A huge hydraulic excavator is grabbing a coat of grey muck and loading it on barges, which transfer the waste to the dump site – Ukraine’s Black Sea port of Yuzhny is in the midst of the major dredging operation.
The Beijing-based China Harbor Engineering Company (CHEC) is carrying out the dredging, helping Ukraine to transform the Soviet-built port into a modern maritime facility and write the new chapter in the history of Yuzhny.
Founded in 1978, Yuzhny is one of the three major ports in Ukraine. Last year, it became the busiest seaport of the country, having reloaded 39 million metric tons of commodities or 30 percent of Ukraine’s total maritime cargo turnover.
The dredging is a key part of the Ukrainian government strategy to make Yuzhny an important transport hub on the crossroads of global trade and a link in the China-proposed Belt and Road Initiative.
The CHEC won the contract worth $38 million on upgrading the port in mid-April, getting ahead of four leading dredging and marine services companies from Europe.
Lin Tao, head of the representative office of CHEC in Ukraine, said the Chinese company decided to enter the Ukrainian market after the introduction of an innovative tendering system in the Eastern European country.
“In 2016 the Ukrainian government presented a platform for electronic procurement ProZorro. It seems to us that it opened the opportunity for fair competition among all contractors, so we decided to participate in the tender for the implementation of this project,” Lin told Xinhua.
In July, the CHEC has started the dredging works, which are aimed at deepening the approach channel of the port from 16 meters to 19 meters. The works initially were set to be completed in March 2018, but now they are running ahead of the schedule.
Maksym Shyrokov, the head of Yuzhy port administration, said the Ukrainian side is very satisfied with the cooperation with the Chinese company.
“The arrival of the equipment was at the agreed time, the beginning of the work was also timely. The performing of all the documents, obtaining all necessary licenses and permits was made by the Chinese company clearly, on time and without violations,” Shyrokov told Xinhua.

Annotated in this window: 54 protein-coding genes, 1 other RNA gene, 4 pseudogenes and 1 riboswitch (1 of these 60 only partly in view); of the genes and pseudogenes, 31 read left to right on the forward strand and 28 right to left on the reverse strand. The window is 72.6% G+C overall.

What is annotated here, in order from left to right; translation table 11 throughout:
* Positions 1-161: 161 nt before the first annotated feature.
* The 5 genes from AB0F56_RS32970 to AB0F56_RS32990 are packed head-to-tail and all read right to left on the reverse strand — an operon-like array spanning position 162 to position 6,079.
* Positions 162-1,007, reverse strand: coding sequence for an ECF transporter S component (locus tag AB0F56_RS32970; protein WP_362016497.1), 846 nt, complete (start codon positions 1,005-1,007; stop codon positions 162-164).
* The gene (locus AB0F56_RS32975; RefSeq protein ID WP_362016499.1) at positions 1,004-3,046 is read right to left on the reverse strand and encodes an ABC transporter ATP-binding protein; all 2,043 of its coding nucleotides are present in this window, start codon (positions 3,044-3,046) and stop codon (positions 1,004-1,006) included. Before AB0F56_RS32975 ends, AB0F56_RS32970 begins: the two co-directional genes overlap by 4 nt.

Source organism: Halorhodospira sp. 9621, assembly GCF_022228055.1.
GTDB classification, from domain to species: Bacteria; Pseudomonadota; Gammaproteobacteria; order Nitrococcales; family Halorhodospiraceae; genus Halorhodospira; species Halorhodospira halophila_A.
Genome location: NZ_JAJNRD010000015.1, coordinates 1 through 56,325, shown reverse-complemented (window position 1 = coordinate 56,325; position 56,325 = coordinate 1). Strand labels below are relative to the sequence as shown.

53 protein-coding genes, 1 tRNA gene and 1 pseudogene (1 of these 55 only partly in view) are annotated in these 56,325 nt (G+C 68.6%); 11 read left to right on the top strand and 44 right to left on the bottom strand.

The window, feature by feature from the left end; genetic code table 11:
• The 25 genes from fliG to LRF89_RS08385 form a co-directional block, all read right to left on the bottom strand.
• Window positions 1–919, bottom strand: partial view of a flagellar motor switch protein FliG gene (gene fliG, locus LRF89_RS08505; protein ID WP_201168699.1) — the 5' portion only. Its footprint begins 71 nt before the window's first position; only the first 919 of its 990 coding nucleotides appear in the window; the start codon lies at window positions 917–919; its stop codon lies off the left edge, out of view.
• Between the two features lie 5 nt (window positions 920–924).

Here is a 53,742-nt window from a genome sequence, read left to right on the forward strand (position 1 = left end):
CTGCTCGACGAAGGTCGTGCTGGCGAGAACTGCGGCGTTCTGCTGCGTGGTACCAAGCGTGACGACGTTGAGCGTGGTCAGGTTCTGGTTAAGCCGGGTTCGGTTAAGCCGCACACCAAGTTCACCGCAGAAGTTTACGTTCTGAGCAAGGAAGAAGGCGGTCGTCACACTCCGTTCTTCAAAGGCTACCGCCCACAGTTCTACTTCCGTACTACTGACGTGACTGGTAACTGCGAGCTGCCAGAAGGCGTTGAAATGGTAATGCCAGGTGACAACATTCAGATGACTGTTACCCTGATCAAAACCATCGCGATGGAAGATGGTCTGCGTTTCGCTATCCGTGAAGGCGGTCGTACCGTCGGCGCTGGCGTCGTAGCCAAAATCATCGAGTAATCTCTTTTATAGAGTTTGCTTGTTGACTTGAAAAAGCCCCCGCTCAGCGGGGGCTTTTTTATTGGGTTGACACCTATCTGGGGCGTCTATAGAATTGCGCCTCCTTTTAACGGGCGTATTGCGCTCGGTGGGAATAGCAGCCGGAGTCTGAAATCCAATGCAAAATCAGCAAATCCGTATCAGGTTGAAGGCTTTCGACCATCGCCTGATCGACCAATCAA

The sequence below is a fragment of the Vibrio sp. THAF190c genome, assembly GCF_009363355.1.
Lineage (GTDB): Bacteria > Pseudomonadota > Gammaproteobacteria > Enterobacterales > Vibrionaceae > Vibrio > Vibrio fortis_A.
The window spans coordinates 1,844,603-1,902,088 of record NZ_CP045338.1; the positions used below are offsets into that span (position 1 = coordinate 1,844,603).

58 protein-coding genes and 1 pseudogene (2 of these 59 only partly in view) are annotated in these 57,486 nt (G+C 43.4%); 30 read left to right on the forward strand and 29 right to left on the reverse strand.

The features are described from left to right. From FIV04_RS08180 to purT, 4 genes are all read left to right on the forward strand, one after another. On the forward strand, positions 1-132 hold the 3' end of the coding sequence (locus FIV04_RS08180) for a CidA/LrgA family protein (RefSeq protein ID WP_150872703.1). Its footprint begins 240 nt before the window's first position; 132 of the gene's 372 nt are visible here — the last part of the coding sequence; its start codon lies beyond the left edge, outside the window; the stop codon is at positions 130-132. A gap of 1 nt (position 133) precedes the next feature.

“I can only envy myself and boast that we are working with the Chinese company CHEC,” he added.
Shyrokov was echoed by Vitaly Lipsky, the chief engineer at Yuzhy port, who said the technical side of the cooperation with Chinese partners is perfect.
“This is a good company, with its own dredging fleet, with its own technical specialists,” Lipsky told Xinhua.
The dredging crew of 21 equipment units is currently working at Yuzhny. They have already removed about 1.7 million cubic meters of muck from the Yuzhny bottom, completing about 25 percent of the first part of the dredging project.
The project is estimated to allow the entry of large cargo ships in the port, expanding the productivity of the maritime facility and creating additional opportunities for Ukraine to boost its trade.
The prospects look particularly promising for agriculture trade in the light of the fact that a major grain terminal with the annual loading capacity of 5 million tons of grain is under construction at the port.
Together, the dredging and the terminal construction projects are estimated to boost Ukraine’s grain exports by 15 percent once completed.
Rayvis Veckagans, the head of Ukrainian State Seaports Authority, said the dredging project may also help the Yuzhny port to become a transit facility on the Silk Road.
“We must focus especially on the promotion of geographical transit. This concerns cargo flows from Asia to Belarus, Moldova, Poland and Germany,” Veckagans said.
Ukraine has formally joined the Silk Road project in 2015, launching a train to China via the sea-rail Trans-Caspian International Transport Route through Georgia, Azerbaijan and Kazakhstan.